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New open source NVIDIA toolkit aims to boost inference speed

The chipmaker says it can double the speed of inference on its H100 GPUs

NVIDIA is open-sourcing a new suite of software including a Python API to make it easier for developers to train and run AI on its GPUs.

The set of tools are designed to make it faster and more efficient to run large language models without having to coordinate complex execution steps for larger LLMs across a bank of GPUs being used for the workload.

The chipmaker says it can double the speed of inference on its H100 GPUs

The NVIDIA TensorRT-LLM software is currently early access with broader release expected in coming weeks, the company said.

It includes the TensorRT deep learning compiler, optimised kernels, pre- and post-processing steps, new multi-GPU/multi-node communication primitives and the open-source modular Python API for defining, optimizing, and executing new architectures and enhancements.

The idea is to make it easier to do the hardware and software wrangling often needed to tune large language model (LLM) performance without requiring deep knowledge of C++ or NVIDIA CUDA: the chipmaker’s dedicated development environment for GPU-accelerated applications.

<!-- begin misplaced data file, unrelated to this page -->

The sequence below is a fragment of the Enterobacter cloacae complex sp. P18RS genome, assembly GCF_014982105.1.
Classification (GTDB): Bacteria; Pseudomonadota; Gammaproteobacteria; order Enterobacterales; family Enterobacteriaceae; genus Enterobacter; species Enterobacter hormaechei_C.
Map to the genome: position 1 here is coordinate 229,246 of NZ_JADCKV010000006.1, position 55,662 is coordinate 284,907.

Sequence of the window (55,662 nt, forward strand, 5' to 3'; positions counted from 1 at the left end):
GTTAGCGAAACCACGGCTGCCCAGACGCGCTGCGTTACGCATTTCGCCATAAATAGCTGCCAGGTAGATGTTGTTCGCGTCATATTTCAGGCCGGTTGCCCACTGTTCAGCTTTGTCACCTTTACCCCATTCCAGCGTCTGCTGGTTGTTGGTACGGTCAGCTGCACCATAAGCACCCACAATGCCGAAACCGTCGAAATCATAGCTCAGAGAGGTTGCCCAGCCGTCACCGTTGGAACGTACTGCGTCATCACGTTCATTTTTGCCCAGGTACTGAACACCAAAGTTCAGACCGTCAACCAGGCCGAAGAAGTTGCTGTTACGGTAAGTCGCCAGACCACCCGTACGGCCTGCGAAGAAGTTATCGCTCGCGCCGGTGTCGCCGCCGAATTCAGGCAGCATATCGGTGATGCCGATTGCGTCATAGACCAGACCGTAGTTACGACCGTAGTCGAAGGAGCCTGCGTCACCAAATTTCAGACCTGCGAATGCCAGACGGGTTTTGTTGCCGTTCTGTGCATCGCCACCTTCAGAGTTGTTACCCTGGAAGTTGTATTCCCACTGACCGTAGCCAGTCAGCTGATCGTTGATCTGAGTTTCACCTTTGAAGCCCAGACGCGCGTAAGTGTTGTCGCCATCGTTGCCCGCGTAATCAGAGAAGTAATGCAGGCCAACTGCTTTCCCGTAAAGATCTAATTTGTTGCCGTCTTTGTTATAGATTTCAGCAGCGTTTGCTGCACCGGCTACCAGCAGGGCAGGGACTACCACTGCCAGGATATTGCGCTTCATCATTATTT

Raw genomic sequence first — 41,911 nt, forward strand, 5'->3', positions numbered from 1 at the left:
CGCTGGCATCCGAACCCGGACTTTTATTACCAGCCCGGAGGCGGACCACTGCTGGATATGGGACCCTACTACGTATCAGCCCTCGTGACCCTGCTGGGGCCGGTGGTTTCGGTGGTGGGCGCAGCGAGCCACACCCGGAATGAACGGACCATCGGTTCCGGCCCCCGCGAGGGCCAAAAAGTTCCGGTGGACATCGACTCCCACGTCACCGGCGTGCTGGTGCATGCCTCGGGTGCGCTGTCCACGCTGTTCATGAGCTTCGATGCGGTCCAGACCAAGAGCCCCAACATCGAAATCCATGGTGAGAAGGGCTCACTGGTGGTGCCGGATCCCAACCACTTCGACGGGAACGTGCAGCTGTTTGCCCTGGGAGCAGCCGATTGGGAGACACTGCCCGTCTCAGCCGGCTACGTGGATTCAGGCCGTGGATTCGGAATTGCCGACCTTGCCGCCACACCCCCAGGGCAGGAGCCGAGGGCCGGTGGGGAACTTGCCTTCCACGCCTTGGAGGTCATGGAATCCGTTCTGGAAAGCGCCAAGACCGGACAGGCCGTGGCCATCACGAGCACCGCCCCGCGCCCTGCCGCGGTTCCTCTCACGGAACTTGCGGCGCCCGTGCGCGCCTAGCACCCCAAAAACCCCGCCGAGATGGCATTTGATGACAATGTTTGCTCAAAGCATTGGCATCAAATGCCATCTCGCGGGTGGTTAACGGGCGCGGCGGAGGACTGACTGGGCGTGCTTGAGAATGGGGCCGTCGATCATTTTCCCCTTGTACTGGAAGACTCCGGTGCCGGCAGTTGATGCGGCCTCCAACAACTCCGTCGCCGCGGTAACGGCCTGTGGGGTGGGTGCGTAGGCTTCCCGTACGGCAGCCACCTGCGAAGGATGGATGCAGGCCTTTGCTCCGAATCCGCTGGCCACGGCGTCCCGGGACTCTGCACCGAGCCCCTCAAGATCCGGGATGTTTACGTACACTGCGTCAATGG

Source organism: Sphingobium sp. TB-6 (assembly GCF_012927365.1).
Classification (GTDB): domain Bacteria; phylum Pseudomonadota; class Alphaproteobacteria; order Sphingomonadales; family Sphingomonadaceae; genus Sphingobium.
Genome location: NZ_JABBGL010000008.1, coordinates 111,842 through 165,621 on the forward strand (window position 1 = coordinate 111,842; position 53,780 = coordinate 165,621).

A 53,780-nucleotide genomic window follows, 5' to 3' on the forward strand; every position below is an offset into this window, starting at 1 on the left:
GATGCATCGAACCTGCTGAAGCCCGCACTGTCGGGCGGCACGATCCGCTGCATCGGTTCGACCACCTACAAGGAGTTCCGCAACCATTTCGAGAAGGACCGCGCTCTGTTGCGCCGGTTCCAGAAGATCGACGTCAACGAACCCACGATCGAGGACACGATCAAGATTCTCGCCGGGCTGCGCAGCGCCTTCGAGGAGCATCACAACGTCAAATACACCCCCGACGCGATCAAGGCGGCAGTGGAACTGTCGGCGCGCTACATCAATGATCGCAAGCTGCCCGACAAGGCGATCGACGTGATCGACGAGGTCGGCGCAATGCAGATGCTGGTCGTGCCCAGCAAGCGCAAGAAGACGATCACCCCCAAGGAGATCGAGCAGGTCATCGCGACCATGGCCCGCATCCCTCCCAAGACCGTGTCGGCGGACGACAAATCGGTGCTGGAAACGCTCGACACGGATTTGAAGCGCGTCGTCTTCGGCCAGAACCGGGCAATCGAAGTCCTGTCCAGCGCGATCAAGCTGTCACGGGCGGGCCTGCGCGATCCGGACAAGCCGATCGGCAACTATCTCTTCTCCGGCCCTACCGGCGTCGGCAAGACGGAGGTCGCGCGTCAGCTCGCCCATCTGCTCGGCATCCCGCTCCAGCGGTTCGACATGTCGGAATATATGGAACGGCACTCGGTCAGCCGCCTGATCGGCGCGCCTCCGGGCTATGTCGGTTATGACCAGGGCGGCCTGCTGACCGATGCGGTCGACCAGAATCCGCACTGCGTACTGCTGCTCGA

Many larger LLMs like Meta’s 70-billion-parameter Llama 2 have typically needed multiple GPUs to deliver responses in real time – and developers typically have had to rewrite and manually split the AI model into fragments then coordinate execution across GPUs.

lama 2 70B, A100 compared to H100 with and without TensorRT-LLM. Text summarization, variable I/O length, CNN / DailyMail dataset | A100 FP16 PyTorch eager mode| H100 FP8 | H100 FP8, in-flight batching, TensorRT-LLM

TensorRT-LLM uses tensor parallelism, a type of model parallelism in which individual weight matrices are split across devices. NVIDIA notes that “this enables efficient inference at scale – with each model running in parallel across multiple GPUs connected through NVLink and across multiple servers – without developer intervention or model changes.”

“The supported kernel fusions include cutting-edge implementations of FlashAttention and masked multi-head attention for the context and generation phases of GPT model execution, along with many others” NVIDIA said, adding that it includes “fully optimized, ready-to-run versions of many LLMs widely used in production [like] Meta Llama 2, OpenAI GPT-2 and GPT-3, Falcon, Mosaic MPT, BLOOM, and a dozen others, all of which can be implemented with the simple-to-use TensorRT-LLM Python API.”

NVIDIA has been one of the biggest winners from the AI boom.

On August 23, 2023 it reported revenue for Q2 (ended July 30) of a record $13.51 billion, up 101% year-on-year and 88% on Q1.

See also: Nvidia releases "Spectrum-X": Ethernet on steroids for cloud AI